Social Scientists Named UC President's Research Fellows

By Nicholas Garcia - Associate Professor of History Lisa Materson and Associate Professor of Anthropology Suzana Sawyer have been named UC President's Faculty Research Fellows in the Humanities, which will allow them to devote the 2017-18 academic year to working on their compelling research.

Lisa Materson, History

Lisa Materson is a historian of US women’s and gender history. Her work “centers on women’s involvement in social and political justice movements in the late nineteenth and twentieth centuries. She examines the lives of American women who challenged institutional power and its abuse, often at great cost to themselves, in order to claim the promises of American democracy.” 

With the UC President’s Faculty Research Fellowship, Materson plans to finish the manuscript of her second book, American Nationalists: Ruth Reynolds and the Struggle Against U.S. Colonialism in Puerto Rico, which will explore “the history of women’s anti-imperialist activism and organizing for Puerto Rico’s independence.”

The book “combines a feminist biography of Ruth Reynolds (1916-1989) with a microhistory of the multiple activist communities she inhabited and forged to explore the gendered and transnational history of the Puerto Rican independence struggle.” Ruth Reynolds’ involvement with multiple social and political movements, including the Puerto Rican Independence movement, the Free India Independence movement, and the Civil Rights movement, illuminates women’s role in liberation politics history.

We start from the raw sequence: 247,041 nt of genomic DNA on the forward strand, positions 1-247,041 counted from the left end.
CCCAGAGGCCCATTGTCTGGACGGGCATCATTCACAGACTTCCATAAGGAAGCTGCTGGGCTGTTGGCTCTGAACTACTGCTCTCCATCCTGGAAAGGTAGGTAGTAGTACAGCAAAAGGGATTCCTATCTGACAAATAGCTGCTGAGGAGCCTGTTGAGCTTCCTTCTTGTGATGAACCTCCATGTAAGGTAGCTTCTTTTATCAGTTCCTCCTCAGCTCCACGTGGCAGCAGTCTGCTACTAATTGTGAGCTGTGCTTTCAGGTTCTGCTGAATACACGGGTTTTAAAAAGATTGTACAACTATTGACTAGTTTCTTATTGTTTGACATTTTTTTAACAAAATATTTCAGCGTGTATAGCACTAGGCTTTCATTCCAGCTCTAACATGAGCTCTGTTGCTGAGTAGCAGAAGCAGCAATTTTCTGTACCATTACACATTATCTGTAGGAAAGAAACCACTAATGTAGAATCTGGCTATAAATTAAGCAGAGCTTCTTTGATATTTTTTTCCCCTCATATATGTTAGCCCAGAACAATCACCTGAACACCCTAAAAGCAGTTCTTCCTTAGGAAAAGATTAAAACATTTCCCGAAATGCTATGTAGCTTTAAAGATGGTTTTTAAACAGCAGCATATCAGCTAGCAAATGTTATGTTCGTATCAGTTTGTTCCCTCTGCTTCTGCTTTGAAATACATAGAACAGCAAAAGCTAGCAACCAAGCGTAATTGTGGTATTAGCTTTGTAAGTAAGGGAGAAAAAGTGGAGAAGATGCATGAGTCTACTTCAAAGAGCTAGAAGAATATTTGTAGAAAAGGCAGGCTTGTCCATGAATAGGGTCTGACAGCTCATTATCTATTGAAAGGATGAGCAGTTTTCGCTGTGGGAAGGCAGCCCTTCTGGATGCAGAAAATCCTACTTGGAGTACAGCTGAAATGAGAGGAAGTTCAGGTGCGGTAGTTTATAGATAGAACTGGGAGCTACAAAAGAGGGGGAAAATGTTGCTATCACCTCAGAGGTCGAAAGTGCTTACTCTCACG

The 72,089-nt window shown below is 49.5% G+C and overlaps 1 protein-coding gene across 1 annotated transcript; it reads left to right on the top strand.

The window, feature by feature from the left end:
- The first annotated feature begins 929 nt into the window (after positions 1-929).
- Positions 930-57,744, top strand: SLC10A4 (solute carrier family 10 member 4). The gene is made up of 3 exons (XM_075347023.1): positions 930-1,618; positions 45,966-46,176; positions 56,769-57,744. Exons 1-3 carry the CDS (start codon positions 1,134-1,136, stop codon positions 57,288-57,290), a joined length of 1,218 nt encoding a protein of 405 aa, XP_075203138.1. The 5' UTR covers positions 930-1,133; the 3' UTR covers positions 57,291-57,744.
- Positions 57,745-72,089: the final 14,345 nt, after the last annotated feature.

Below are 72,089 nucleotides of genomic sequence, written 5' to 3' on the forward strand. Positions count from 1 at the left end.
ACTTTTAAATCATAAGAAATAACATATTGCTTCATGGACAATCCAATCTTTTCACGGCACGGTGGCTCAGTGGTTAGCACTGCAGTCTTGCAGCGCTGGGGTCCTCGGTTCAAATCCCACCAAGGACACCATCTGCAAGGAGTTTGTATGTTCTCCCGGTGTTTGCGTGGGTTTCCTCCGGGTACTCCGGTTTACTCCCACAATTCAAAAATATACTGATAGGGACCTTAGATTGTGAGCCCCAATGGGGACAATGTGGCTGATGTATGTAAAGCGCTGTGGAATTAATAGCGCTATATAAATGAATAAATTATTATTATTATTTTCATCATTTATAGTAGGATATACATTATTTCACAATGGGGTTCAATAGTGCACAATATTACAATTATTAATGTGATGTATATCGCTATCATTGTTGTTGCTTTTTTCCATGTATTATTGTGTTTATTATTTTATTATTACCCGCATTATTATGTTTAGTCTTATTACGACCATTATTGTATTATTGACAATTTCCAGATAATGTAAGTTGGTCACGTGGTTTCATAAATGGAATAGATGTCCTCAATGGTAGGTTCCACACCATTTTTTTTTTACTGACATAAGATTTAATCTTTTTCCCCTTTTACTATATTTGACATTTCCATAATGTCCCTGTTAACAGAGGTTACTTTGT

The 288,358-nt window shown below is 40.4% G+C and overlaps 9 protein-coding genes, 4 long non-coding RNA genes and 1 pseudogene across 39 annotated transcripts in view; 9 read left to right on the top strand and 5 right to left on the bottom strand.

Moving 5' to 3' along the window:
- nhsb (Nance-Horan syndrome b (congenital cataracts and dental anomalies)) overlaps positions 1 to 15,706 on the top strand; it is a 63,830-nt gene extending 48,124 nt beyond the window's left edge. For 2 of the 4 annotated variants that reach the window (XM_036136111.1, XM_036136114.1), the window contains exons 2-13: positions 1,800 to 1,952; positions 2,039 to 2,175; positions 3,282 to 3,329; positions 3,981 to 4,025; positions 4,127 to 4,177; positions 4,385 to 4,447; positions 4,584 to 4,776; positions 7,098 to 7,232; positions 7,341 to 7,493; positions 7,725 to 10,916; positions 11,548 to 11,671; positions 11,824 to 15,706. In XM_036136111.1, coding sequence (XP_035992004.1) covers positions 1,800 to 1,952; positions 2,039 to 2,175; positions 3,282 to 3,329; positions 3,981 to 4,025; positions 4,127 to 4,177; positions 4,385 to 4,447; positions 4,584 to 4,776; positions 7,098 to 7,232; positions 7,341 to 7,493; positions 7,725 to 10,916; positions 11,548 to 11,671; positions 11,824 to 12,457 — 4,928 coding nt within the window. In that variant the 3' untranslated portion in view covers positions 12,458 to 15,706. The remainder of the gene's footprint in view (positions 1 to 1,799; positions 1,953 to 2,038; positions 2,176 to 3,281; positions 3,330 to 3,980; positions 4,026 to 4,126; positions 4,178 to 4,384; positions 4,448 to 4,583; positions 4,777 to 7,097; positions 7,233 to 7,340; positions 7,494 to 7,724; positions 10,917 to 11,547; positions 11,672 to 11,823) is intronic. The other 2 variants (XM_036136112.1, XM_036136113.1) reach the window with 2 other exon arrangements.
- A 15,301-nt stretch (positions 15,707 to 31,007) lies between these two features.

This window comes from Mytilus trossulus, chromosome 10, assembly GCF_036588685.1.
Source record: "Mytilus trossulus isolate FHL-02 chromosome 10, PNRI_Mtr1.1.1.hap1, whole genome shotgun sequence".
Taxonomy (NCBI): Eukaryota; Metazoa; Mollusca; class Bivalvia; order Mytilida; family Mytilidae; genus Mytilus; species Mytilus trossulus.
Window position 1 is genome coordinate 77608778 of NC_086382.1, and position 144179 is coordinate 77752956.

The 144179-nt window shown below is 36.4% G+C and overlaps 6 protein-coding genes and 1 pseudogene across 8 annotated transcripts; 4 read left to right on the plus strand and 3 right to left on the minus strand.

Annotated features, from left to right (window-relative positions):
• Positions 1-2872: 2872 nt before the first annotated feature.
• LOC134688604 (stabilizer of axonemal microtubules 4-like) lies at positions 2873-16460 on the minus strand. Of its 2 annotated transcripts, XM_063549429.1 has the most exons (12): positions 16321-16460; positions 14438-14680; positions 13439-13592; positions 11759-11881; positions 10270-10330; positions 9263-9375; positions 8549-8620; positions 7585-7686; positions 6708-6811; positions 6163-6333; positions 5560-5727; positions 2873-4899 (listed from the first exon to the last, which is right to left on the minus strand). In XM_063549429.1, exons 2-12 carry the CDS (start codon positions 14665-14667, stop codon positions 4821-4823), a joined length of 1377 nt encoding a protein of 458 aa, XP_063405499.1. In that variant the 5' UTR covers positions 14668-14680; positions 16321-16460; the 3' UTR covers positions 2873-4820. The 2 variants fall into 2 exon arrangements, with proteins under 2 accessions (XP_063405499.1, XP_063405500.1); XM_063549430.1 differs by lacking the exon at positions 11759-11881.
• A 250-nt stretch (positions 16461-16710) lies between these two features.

Through an analysis of Reynold’s actions, Materson both reveals the interconnected nature of activist movements in the United States, and “recovers the history of [the] many women with whom [she] worked with.” Through Ruth Reynolds, the story of Puerto Rican independence, and women’s political activism, moves from the periphery of US history to its center.

In exploring the history of solidarity movements, Materson hopes to answer the following questions: “how does solidarity bind people in unexpected ways, and why do people turn to them in the first place?” And, perhaps more importantly, “how did solidarity movements allow women to contest the gender conventions of the mid-twentieth century?” 

Materson visited archives in Puerto Rico, New York, and Philadelphia while researching this project. She also conducted oral interviews with Puerto Rican independence organizers as well as their family members.

If you are interested in learning more about Materson’s research, the Radical History Review recently published one of her articles entitled “Gender, Generation, and Women’s Independence Organizing in Puerto Rico” (May 2017). This article “analyzes the centrality of intergenerational exchange in facilitating Puerto Rican women’s navigation of gender and institutional barriers against independence organizing,” and thus outlines some of the major themes that will be discussed in American Nationalists

Suzana Sawyer, Anthropology

Suzana Sawyer is an anthropologist whose research “examines struggles over resources in the Ecuadorian Amazon, focusing specifically on conflicts over land and petroleum development among forest peoples, the state, and multinational oil companies.” She plans on using the UC President’s Faculty Research Fellowship to complete her book, titled Suing Chevron: Law, Science, and Contamination in Ecuador and Beyond.